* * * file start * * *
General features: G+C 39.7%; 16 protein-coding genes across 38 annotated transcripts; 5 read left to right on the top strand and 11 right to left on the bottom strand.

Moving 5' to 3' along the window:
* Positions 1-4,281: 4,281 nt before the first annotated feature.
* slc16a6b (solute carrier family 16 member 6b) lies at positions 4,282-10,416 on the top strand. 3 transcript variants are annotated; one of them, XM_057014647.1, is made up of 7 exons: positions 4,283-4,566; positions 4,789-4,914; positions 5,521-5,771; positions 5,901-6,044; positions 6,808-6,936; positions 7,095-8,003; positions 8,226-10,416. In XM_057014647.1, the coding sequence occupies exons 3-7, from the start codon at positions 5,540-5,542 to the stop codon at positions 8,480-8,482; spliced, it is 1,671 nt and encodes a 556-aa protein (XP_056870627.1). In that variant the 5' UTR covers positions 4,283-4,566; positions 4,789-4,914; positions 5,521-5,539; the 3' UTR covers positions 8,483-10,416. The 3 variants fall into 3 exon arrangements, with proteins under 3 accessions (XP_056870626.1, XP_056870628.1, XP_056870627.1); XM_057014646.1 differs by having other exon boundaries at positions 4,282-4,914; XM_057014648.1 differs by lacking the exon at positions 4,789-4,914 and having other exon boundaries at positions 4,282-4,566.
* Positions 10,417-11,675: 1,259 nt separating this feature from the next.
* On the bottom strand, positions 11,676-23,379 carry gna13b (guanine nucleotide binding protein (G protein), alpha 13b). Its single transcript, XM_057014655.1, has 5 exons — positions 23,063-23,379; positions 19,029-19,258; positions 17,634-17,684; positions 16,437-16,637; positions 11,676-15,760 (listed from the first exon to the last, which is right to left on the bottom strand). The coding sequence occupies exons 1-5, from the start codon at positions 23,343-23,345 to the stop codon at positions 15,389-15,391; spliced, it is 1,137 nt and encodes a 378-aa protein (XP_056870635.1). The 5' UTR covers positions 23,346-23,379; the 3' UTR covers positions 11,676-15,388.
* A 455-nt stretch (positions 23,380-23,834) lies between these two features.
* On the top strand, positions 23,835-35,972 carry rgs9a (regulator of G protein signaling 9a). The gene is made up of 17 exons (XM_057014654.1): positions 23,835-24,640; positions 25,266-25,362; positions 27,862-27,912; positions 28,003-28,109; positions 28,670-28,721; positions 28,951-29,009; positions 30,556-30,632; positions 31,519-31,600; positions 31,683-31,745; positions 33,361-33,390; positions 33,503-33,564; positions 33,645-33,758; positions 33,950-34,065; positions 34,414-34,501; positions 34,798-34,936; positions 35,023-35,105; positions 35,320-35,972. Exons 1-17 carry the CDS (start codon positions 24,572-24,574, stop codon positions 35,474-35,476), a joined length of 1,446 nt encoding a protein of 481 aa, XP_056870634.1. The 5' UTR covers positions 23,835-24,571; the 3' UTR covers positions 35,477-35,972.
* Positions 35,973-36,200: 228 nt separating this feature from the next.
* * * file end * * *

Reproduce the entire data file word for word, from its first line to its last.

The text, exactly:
General features: G+C 39.7%; 16 protein-coding genes across 38 annotated transcripts; 5 read left to right on the top strand and 11 right to left on the bottom strand.

Moving 5' to 3' along the window:
* Positions 1-4,281: 4,281 nt before the first annotated feature.
* slc16a6b (solute carrier family 16 member 6b) lies at positions 4,282-10,416 on the top strand. 3 transcript variants are annotated; one of them, XM_057014647.1, is made up of 7 exons: positions 4,283-4,566; positions 4,789-4,914; positions 5,521-5,771; positions 5,901-6,044; positions 6,808-6,936; positions 7,095-8,003; positions 8,226-10,416. In XM_057014647.1, the coding sequence occupies exons 3-7, from the start codon at positions 5,540-5,542 to the stop codon at positions 8,480-8,482; spliced, it is 1,671 nt and encodes a 556-aa protein (XP_056870627.1). In that variant the 5' UTR covers positions 4,283-4,566; positions 4,789-4,914; positions 5,521-5,539; the 3' UTR covers positions 8,483-10,416. The 3 variants fall into 3 exon arrangements, with proteins under 3 accessions (XP_056870626.1, XP_056870628.1, XP_056870627.1); XM_057014646.1 differs by having other exon boundaries at positions 4,282-4,914; XM_057014648.1 differs by lacking the exon at positions 4,789-4,914 and having other exon boundaries at positions 4,282-4,566.
* Positions 10,417-11,675: 1,259 nt separating this feature from the next.
* On the bottom strand, positions 11,676-23,379 carry gna13b (guanine nucleotide binding protein (G protein), alpha 13b). Its single transcript, XM_057014655.1, has 5 exons — positions 23,063-23,379; positions 19,029-19,258; positions 17,634-17,684; positions 16,437-16,637; positions 11,676-15,760 (listed from the first exon to the last, which is right to left on the bottom strand). The coding sequence occupies exons 1-5, from the start codon at positions 23,343-23,345 to the stop codon at positions 15,389-15,391; spliced, it is 1,137 nt and encodes a 378-aa protein (XP_056870635.1). The 5' UTR covers positions 23,346-23,379; the 3' UTR covers positions 11,676-15,388.
* A 455-nt stretch (positions 23,380-23,834) lies between these two features.
* On the top strand, positions 23,835-35,972 carry rgs9a (regulator of G protein signaling 9a). The gene is made up of 17 exons (XM_057014654.1): positions 23,835-24,640; positions 25,266-25,362; positions 27,862-27,912; positions 28,003-28,109; positions 28,670-28,721; positions 28,951-29,009; positions 30,556-30,632; positions 31,519-31,600; positions 31,683-31,745; positions 33,361-33,390; positions 33,503-33,564; positions 33,645-33,758; positions 33,950-34,065; positions 34,414-34,501; positions 34,798-34,936; positions 35,023-35,105; positions 35,320-35,972. Exons 1-17 carry the CDS (start codon positions 24,572-24,574, stop codon positions 35,474-35,476), a joined length of 1,446 nt encoding a protein of 481 aa, XP_056870634.1. The 5' UTR covers positions 23,835-24,571; the 3' UTR covers positions 35,477-35,972.
* Positions 35,973-36,200: 228 nt separating this feature from the next.